“We say if you have a steady job, your contingency fund should be three to six months of expenses,” says Tara Unverzagt, certified financial planner and founder of South Bay Financial Partners in Torrance, California. “I would bulk it up even more because of uncertainty. I’ve never known anyone to be upset because they had too much cash, but have known lots of people who were upset they didn’t have enough.”

That level of savings is a stretch goal for many people; an extended period of reduced expenses may provide you with the opportunity to finally reach it. Establishing an emergency fund is one of the best things you can do for your future self, and if you put it in a high-yield online savings account, it will benefit from a higher interest rate than a regular savings account.

You don’t want to invest your emergency fund because your primary goal for that money is accessibility, not growth. The stock market goes up and down, and there’s a real risk that it could go down just when you need the money. At best, that could mean having to sell your investments at a loss to pull cash out. At worst, it could mean your money won’t be there when you need it most.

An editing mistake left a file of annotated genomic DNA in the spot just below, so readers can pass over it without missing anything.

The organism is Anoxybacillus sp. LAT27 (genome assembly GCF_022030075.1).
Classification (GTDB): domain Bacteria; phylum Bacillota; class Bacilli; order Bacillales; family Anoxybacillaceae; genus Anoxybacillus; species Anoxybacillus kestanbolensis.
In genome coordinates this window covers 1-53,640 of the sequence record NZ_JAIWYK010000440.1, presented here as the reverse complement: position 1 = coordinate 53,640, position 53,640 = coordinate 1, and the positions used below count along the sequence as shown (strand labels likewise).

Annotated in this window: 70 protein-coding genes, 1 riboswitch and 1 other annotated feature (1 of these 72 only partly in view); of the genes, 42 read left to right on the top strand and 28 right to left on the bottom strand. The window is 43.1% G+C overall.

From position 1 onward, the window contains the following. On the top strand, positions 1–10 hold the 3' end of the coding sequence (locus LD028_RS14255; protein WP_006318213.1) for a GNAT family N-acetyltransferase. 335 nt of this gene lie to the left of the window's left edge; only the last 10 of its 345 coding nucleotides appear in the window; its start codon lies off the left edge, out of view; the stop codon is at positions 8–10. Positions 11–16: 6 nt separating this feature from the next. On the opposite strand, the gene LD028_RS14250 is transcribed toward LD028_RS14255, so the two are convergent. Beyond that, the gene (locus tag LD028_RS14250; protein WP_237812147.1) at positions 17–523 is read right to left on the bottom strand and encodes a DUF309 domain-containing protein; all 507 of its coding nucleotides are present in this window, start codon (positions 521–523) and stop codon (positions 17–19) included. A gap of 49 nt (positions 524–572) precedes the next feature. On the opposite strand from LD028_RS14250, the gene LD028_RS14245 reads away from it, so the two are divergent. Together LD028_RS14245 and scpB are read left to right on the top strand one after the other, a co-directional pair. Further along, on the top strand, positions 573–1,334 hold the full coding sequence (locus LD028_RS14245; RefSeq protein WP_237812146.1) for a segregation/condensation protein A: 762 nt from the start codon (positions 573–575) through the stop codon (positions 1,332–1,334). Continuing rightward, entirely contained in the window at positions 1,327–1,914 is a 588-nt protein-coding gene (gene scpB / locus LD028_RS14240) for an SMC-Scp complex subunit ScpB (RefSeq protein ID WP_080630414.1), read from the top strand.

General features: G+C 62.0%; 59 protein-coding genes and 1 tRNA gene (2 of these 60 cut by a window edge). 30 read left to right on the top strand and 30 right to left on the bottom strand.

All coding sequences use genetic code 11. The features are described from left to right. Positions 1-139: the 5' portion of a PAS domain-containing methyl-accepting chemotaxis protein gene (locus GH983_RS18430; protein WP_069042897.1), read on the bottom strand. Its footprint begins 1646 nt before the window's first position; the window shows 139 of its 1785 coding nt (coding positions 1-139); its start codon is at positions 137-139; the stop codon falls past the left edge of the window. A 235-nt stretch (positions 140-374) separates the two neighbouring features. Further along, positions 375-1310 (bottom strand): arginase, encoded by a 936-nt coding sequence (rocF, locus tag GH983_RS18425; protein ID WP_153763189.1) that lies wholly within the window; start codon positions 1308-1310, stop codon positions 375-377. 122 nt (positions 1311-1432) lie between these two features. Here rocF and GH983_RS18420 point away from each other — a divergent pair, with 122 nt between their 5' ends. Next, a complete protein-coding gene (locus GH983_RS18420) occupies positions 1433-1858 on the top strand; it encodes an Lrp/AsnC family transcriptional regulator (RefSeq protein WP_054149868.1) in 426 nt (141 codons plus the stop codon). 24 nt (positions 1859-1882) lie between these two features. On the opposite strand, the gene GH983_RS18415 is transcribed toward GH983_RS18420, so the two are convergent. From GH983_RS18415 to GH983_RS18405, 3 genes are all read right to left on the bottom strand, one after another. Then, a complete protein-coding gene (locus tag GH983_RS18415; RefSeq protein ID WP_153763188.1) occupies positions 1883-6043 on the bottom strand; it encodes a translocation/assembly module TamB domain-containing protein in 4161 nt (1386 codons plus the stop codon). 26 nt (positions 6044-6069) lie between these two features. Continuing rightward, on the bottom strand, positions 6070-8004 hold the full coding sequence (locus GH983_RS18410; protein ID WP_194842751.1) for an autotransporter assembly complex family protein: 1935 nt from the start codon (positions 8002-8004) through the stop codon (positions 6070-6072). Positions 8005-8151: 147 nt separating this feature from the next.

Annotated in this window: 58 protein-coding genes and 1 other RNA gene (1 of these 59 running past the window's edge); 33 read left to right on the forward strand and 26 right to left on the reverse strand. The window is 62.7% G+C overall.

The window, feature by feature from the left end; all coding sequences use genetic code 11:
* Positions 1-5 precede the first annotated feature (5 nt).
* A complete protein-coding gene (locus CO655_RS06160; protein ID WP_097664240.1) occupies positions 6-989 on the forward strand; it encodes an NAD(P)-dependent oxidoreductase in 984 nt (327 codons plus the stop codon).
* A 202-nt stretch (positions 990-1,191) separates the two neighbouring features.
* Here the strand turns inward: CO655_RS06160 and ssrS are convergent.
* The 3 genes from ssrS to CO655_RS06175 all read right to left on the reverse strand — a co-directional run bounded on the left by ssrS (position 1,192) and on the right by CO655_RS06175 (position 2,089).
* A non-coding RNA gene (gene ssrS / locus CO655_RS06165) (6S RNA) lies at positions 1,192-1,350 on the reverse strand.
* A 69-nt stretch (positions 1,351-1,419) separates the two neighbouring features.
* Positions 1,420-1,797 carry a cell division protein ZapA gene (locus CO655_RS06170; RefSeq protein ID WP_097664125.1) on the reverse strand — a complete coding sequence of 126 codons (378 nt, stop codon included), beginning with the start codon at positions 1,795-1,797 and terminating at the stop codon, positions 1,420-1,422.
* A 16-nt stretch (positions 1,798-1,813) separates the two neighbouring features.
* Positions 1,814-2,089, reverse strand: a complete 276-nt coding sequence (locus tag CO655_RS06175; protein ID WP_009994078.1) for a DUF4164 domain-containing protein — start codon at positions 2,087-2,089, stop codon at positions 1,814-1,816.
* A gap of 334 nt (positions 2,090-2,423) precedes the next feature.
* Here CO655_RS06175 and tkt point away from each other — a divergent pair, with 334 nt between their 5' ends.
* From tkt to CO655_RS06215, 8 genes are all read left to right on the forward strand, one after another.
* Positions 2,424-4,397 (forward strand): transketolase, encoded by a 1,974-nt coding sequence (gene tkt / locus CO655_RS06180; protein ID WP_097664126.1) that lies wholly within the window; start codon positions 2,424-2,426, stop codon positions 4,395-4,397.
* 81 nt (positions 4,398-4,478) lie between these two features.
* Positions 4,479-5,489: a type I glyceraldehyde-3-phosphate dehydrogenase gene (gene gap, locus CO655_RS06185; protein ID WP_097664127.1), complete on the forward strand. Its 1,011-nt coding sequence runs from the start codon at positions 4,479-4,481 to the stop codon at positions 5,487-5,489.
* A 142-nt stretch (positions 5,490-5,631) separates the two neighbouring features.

2. Invest for retirement

If you haven’t ventured into the world of investing yet, it may feel like a scary time to start given all the volatility in the market lately. The good news is that volatility doesn’t cause much harm when you’re investing for a long-term goal like retirement: The peaks and valleys due to the coronavirus will likely appear much smaller over time.

If you haven’t started investing, there are two easy jumping-off points: your employer’s 401(k) if it offers one and an IRA. Both are accounts that can help you invest for retirement with some tax benefits. Roth IRAs, for instance, allow your money to grow and be taken out in retirement tax-free.